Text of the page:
Neither Friars nor Conquistadors: the Other Spanish Presence in the US

Children of Spanish migrant farmworkers, near Vacaville, California. c. 1925

Children of Spanish migrant farmworkers, near Vacaville, California. c. 1925?
Photo courtesy of Mike Muñoz.

A glimpse into the little known history of the tens of thousands of Spanish peasants and workers who, in the late nineteenth- and early twentieth-century, emigrated to the United States, settling in tightly-knit enclaves all over the United States. These men and women were neither friars nor conquistadors; indeed, one could say that they were the victims of the inequities generated over centuries in Spain itself by Spain’s imperial system.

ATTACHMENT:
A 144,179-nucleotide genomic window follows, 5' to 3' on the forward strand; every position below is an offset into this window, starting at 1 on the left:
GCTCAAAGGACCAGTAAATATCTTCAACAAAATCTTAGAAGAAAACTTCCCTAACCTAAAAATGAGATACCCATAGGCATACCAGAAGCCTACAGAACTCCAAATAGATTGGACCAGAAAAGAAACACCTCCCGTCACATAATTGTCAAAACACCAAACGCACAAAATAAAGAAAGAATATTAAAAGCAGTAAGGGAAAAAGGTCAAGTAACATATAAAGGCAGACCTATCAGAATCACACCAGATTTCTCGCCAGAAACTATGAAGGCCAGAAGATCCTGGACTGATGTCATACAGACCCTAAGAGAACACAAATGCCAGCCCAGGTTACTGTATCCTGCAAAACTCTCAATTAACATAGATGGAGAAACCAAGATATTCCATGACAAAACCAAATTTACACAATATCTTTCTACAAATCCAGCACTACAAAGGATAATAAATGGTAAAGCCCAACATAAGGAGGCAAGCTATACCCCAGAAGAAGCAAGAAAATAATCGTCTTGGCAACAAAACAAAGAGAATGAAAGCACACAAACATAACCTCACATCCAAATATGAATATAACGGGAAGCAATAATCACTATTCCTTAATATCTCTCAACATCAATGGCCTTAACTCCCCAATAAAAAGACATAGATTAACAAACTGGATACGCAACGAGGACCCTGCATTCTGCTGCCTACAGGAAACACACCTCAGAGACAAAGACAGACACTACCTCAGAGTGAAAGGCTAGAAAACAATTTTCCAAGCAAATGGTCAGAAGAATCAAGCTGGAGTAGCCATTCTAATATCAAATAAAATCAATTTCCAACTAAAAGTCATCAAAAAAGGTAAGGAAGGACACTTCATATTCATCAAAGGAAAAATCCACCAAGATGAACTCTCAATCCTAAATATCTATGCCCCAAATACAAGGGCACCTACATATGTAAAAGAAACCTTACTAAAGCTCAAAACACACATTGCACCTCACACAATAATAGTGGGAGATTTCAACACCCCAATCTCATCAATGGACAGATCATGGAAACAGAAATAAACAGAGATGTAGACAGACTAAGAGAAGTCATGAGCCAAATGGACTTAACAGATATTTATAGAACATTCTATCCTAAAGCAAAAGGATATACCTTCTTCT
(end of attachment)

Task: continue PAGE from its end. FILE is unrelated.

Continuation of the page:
Talk by James Fernández, New York University
Griffin 3, Nov. 11, 6:30 – 7:30

Picnic of Spanish immigrants, Cleveland, Ohio, 4 July, 1930.

Picnic of Spanish immigrants, Cleveland, Ohio, 4 July, 1930. Photo courtesy of Laura Goyanes.

Spanish immigrants aboard the SS Aquitania, 1926

Spanish immigrants aboard the SS Aquitania, 1926. Photo courtesy of Joe Losada.